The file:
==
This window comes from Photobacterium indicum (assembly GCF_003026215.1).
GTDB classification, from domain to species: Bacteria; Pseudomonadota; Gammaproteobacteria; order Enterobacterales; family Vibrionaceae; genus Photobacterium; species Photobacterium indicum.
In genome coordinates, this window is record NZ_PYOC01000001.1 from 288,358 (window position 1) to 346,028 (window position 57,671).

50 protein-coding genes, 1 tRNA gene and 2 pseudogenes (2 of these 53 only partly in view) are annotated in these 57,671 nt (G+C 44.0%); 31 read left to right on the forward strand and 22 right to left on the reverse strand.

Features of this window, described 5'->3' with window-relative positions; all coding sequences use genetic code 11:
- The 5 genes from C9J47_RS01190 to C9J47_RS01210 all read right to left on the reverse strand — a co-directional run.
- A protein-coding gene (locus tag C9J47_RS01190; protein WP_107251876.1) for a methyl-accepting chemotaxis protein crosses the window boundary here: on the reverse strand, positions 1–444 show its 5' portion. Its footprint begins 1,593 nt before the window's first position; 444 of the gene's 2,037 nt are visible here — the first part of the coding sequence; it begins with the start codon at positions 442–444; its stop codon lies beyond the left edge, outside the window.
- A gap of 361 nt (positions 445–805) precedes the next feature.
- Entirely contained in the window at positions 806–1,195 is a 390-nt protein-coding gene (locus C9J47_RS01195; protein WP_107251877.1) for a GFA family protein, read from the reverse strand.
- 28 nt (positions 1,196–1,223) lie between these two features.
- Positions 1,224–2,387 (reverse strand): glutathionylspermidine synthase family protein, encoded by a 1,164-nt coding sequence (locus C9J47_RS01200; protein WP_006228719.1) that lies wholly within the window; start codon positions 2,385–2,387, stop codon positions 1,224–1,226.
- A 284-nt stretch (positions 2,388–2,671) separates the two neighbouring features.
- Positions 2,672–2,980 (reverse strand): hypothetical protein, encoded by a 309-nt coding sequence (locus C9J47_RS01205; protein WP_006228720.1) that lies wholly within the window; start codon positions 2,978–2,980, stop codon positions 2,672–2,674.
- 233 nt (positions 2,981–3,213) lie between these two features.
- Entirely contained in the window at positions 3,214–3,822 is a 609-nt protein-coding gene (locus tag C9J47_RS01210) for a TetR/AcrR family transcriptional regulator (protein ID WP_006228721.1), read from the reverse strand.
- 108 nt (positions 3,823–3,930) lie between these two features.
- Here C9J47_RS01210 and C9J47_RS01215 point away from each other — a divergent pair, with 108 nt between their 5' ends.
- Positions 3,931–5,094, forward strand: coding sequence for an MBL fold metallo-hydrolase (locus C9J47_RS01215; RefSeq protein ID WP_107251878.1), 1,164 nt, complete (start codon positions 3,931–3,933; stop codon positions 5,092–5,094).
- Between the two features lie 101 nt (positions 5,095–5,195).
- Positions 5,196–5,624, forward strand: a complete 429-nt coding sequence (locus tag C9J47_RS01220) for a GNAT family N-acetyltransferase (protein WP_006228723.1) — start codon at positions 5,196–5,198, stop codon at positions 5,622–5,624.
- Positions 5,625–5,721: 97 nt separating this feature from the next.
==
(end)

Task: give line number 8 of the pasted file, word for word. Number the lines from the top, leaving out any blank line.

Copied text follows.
- A gap of 361 nt (positions 445–805) precedes the next feature.